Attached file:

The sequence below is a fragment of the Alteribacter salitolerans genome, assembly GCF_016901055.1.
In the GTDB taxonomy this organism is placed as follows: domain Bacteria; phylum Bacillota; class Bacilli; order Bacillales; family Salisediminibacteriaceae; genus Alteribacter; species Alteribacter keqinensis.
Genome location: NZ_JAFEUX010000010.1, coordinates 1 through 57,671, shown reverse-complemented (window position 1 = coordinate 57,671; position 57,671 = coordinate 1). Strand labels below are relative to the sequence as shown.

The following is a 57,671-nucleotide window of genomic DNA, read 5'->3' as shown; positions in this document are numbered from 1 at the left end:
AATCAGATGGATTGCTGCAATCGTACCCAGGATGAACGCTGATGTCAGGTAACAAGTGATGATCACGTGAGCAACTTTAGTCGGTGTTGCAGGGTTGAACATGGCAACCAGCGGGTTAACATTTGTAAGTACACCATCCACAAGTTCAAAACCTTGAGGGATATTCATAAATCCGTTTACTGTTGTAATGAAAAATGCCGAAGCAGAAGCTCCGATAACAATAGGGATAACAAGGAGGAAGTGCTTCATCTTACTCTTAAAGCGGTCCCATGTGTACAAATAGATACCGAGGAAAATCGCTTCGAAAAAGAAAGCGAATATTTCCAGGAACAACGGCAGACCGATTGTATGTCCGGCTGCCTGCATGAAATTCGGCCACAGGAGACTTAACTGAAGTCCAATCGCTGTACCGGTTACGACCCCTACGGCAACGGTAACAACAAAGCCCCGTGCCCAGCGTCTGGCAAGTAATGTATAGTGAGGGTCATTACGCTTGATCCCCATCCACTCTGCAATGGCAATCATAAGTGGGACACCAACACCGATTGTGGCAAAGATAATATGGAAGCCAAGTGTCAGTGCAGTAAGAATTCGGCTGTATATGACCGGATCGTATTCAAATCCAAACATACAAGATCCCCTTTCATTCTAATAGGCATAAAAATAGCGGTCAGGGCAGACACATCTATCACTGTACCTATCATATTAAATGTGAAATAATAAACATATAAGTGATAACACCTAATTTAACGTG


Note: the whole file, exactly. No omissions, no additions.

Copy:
The sequence below is a fragment of the Alteribacter salitolerans genome, assembly GCF_016901055.1.
In the GTDB taxonomy this organism is placed as follows: domain Bacteria; phylum Bacillota; class Bacilli; order Bacillales; family Salisediminibacteriaceae; genus Alteribacter; species Alteribacter keqinensis.
Genome location: NZ_JAFEUX010000010.1, coordinates 1 through 57,671, shown reverse-complemented (window position 1 = coordinate 57,671; position 57,671 = coordinate 1). Strand labels below are relative to the sequence as shown.

The following is a 57,671-nucleotide window of genomic DNA, read 5'->3' as shown; positions in this document are numbered from 1 at the left end:
AATCAGATGGATTGCTGCAATCGTACCCAGGATGAACGCTGATGTCAGGTAACAAGTGATGATCACGTGAGCAACTTTAGTCGGTGTTGCAGGGTTGAACATGGCAACCAGCGGGTTAACATTTGTAAGTACACCATCCACAAGTTCAAAACCTTGAGGGATATTCATAAATCCGTTTACTGTTGTAATGAAAAATGCCGAAGCAGAAGCTCCGATAACAATAGGGATAACAAGGAGGAAGTGCTTCATCTTACTCTTAAAGCGGTCCCATGTGTACAAATAGATACCGAGGAAAATCGCTTCGAAAAAGAAAGCGAATATTTCCAGGAACAACGGCAGACCGATTGTATGTCCGGCTGCCTGCATGAAATTCGGCCACAGGAGACTTAACTGAAGTCCAATCGCTGTACCGGTTACGACCCCTACGGCAACGGTAACAACAAAGCCCCGTGCCCAGCGTCTGGCAAGTAATGTATAGTGAGGGTCATTACGCTTGATCCCCATCCACTCTGCAATGGCAATCATAAGTGGGACACCAACACCGATTGTGGCAAAGATAATATGGAAGCCAAGTGTCAGTGCAGTAAGAATTCGGCTGTATATGACCGGATCGTATTCAAATCCAAACATACAAGATCCCCTTTCATTCTAATAGGCATAAAAATAGCGGTCAGGGCAGACACATCTATCACTGTACCTATCATATTAAATGTGAAATAATAAACATATAAGTGATAACACCTAATTTAACGTG